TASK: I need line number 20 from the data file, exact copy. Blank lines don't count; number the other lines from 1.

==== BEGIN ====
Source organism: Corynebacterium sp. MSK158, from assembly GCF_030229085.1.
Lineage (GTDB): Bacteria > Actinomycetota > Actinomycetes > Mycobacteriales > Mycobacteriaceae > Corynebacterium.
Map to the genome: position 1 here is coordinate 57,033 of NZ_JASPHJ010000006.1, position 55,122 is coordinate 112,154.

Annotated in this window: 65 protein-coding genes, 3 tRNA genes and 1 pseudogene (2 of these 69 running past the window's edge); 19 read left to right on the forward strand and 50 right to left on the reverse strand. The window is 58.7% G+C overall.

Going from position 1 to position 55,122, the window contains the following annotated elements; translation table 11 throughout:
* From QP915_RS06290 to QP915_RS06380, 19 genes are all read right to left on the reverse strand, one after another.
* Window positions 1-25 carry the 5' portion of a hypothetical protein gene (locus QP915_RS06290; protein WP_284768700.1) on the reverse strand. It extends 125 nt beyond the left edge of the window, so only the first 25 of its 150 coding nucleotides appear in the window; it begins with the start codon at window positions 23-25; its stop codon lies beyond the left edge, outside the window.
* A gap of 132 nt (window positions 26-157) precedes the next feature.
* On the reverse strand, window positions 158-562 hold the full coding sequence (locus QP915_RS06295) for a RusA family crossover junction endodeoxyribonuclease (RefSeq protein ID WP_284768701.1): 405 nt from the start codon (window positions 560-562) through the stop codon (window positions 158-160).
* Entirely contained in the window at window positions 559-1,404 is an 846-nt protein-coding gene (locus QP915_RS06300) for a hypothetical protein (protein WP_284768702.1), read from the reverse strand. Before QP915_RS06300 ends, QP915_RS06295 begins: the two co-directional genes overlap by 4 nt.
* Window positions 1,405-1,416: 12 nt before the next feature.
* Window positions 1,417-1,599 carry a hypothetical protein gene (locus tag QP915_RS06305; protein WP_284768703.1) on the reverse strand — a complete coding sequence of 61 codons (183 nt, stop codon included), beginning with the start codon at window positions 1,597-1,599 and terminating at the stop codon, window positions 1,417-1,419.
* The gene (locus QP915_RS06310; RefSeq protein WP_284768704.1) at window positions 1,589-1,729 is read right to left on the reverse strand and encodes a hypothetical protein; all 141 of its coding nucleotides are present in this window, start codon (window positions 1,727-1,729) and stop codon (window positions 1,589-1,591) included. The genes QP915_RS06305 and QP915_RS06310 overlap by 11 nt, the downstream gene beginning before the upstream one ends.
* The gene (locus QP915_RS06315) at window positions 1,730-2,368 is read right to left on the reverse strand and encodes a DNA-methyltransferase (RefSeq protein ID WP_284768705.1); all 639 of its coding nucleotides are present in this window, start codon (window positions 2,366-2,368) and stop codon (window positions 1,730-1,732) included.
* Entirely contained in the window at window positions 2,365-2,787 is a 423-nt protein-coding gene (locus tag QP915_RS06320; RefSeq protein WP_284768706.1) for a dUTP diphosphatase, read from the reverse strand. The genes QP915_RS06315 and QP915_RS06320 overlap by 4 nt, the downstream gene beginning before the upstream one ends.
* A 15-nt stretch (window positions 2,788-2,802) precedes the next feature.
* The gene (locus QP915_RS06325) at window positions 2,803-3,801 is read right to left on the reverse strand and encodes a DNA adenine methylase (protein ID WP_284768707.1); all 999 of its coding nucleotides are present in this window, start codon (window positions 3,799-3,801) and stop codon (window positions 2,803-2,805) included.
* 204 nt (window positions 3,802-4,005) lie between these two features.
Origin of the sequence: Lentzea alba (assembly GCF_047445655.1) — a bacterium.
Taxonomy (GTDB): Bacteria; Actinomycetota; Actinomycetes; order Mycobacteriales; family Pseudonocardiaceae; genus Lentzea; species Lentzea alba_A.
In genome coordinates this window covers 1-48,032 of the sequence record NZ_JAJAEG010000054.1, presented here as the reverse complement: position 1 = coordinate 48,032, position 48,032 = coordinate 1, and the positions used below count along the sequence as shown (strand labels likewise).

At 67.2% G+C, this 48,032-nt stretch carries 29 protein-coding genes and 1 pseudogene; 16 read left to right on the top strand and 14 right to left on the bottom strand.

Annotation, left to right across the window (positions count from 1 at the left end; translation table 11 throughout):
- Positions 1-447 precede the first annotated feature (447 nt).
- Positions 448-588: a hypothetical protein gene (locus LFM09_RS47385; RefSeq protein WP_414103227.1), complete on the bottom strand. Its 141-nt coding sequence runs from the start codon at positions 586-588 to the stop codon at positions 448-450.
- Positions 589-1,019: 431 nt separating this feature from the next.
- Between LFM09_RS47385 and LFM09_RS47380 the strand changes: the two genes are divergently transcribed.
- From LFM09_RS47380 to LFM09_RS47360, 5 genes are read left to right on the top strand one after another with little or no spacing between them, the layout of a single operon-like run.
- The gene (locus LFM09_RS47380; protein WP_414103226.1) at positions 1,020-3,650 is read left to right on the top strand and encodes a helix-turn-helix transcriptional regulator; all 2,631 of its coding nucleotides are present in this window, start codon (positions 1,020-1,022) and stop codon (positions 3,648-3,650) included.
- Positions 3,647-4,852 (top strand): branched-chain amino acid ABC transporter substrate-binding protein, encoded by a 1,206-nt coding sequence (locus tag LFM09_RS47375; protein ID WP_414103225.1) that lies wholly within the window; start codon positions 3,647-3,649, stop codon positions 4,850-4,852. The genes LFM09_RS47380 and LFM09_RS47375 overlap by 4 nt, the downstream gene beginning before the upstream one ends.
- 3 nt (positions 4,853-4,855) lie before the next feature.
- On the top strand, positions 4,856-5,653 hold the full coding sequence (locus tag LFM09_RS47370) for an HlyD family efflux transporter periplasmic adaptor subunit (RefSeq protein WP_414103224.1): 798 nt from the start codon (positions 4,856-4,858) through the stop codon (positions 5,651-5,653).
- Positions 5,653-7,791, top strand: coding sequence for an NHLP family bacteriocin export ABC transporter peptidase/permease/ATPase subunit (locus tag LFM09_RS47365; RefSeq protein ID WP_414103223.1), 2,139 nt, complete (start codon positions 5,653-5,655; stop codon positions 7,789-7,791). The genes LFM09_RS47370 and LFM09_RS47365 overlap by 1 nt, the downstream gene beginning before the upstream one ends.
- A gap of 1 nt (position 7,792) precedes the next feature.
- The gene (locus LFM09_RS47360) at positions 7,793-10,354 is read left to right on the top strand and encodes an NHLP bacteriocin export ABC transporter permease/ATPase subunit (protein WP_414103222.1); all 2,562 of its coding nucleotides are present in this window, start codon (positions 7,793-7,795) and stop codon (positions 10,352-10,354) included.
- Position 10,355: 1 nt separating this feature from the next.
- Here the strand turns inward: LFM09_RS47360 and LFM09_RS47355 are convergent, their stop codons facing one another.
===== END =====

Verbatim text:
Taxonomy (GTDB): Bacteria; Actinomycetota; Actinomycetes; order Mycobacteriales; family Pseudonocardiaceae; genus Lentzea; species Lentzea alba_A.